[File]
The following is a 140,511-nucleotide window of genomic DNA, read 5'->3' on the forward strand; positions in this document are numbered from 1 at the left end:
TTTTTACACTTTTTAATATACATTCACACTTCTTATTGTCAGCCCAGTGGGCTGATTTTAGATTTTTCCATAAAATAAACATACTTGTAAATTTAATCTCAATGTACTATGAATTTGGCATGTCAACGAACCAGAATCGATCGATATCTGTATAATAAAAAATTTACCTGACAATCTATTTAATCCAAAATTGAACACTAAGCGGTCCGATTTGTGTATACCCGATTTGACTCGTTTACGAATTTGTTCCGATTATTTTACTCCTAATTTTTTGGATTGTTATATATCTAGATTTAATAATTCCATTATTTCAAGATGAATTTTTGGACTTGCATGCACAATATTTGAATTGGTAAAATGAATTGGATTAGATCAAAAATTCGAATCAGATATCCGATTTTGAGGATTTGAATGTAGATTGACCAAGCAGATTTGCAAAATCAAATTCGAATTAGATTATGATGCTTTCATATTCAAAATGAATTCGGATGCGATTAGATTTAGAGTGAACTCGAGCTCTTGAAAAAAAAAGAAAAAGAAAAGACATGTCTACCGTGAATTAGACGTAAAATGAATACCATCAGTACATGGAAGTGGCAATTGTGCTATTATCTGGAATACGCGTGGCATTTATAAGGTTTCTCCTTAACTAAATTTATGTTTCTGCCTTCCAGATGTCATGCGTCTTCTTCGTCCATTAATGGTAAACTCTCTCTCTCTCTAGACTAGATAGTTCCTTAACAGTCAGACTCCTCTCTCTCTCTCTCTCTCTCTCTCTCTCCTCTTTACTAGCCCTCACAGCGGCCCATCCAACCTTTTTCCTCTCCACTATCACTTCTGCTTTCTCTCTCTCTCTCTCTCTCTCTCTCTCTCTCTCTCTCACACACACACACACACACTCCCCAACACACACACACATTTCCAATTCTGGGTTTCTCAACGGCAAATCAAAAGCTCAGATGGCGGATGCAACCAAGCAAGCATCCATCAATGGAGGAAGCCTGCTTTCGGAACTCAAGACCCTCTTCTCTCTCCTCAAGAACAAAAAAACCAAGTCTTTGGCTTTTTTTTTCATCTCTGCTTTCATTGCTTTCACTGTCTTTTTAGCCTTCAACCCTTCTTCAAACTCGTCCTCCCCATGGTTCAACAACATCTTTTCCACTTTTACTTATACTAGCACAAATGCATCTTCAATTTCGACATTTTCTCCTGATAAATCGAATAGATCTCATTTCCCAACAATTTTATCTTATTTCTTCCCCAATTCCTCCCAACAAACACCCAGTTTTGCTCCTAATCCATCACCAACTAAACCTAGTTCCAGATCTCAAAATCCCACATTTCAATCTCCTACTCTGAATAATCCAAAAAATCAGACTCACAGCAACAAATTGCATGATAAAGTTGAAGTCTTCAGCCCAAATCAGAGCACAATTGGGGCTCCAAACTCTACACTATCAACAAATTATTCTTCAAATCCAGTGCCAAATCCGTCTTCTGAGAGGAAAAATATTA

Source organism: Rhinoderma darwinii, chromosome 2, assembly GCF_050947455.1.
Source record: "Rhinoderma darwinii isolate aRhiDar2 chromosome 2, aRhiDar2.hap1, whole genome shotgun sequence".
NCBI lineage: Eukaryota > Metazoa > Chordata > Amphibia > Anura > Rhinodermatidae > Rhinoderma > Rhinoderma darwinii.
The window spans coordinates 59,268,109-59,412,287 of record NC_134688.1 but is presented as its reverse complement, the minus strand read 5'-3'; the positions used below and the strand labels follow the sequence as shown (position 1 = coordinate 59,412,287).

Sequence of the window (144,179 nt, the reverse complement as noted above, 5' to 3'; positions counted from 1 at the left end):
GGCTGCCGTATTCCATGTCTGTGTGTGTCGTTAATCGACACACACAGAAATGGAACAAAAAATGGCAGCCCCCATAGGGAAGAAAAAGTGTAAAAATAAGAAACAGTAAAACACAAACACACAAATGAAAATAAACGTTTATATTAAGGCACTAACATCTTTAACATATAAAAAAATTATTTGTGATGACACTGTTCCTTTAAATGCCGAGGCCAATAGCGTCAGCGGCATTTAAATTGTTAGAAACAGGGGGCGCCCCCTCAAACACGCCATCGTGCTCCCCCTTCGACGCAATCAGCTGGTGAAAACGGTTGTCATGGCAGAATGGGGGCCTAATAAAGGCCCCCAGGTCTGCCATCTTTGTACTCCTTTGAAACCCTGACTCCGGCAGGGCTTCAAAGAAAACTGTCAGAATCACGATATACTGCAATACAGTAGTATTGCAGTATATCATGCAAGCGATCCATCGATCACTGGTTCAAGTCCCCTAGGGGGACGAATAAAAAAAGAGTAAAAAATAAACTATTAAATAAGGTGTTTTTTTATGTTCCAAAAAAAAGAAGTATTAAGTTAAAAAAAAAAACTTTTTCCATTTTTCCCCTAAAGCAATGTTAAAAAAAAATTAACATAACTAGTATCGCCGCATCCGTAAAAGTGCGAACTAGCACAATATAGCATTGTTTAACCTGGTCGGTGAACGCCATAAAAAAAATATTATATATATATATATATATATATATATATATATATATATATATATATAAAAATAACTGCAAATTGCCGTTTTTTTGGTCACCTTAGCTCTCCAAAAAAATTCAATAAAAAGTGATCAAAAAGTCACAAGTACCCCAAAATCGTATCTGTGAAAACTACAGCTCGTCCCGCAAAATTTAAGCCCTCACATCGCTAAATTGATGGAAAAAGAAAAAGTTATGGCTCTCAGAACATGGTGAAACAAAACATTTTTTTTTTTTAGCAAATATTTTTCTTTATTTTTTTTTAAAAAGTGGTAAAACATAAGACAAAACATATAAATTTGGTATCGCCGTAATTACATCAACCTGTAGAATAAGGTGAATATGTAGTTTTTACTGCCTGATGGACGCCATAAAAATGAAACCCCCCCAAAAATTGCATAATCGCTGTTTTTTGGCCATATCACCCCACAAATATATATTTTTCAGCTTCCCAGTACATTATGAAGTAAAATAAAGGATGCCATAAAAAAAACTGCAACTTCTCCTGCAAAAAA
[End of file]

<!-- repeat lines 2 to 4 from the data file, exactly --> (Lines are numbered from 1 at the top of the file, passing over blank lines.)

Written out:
TTTTTACACTTTTTAATATACATTCACACTTCTTATTGTCAGCCCAGTGGGCTGATTTTAGATTTTTCCATAAAATAAACATACTTGTAAATTTAATCTCAATGTACTATGAATTTGGCATGTCAACGAACCAGAATCGATCGATATCTGTATAATAAAAAATTTACCTGACAATCTATTTAATCCAAAATTGAACACTAAGCGGTCCGATTTGTGTATACCCGATTTGACTCGTTTACGAATTTGTTCCGATTATTTTACTCCTAATTTTTTGGATTGTTATATATCTAGATTTAATAATTCCATTATTTCAAGATGAATTTTTGGACTTGCATGCACAATATTTGAATTGGTAAAATGAATTGGATTAGATCAAAAATTCGAATCAGATATCCGATTTTGAGGATTTGAATGTAGATTGACCAAGCAGATTTGCAAAATCAAATTCGAATTAGATTATGATGCTTTCATATTCAAAATGAATTCGGATGCGATTAGATTTAGAGTGAACTCGAGCTCTTGAAAAAAAAAGAAAAAGAAAAGACATGTCTACCGTGAATTAGACGTAAAATGAATACCATCAGTACATGGAAGTGGCAATTGTGCTATTATCTGGAATACGCGTGGCATTTATAAGGTTTCTCCTTAACTAAATTTATGTTTCTGCCTTCCAGATGTCATGCGTCTTCTTCGTCCATTAATGGTAAACTCTCTCTCTCTCTAGACTAGATAGTTCCTTAACAGTCAGACTCCTCTCTCTCTCTCTCTCTCTCTCTCTCTCCTCTTTACTAGCCCTCACAGCGGCCCATCCAACCTTTTTCCTCTCCACTATCACTTCTGCTTTCTCTCTCTCTCTCTCTCTCTCTCTCTCTCTCTCTCTCACACACACACACACACACTCCCCAACACACACACACATTTCCAATTCTGGGTTTCTCAACGGCAAATCAAAAGCTCAGATGGCGGATGCAACCAAGCAAGCATCCATCAATGGAGGAAGCCTGCTTTCGGAACTCAAGACCCTCTTCTCTCTCCTCAAGAACAAAAAAACCAAGTCTTTGGCTTTTTTTTTCATCTCTGCTTTCATTGCTTTCACTGTCTTTTTAGCCTTCAACCCTTCTTCAAACTCGTCCTCCCCATGGTTCAACAACATCTTTTCCACTTTTACTTATACTAGCACAAATGCATCTTCAATTTCGACATTTTCTCCTGATAAATCGAATAGATCTCATTTCCCAACAATTTTATCTTATTTCTTCCCCAATTCCTCCCAACAAACACCCAGTTTTGCTCCTAATCCATCACCAACTAAACCTAGTTCCAGATCTCAAAATCCCACATTTCAATCTCCTACTCTGAATAATCCAAAAAATCAGACTCACAGCAACAAATTGCATGATAAAGTTGAAGTCTTCAGCCCAAATCAGAGCACAATTGGGGCTCCAAACTCTACACTATCAACAAATTATTCTTCAAATCCAGTGCCAAATCCGTCTTCTGAGAGGAAAAATATTA

Source organism: Rhinoderma darwinii, chromosome 2, assembly GCF_050947455.1.
Source record: "Rhinoderma darwinii isolate aRhiDar2 chromosome 2, aRhiDar2.hap1, whole genome shotgun sequence".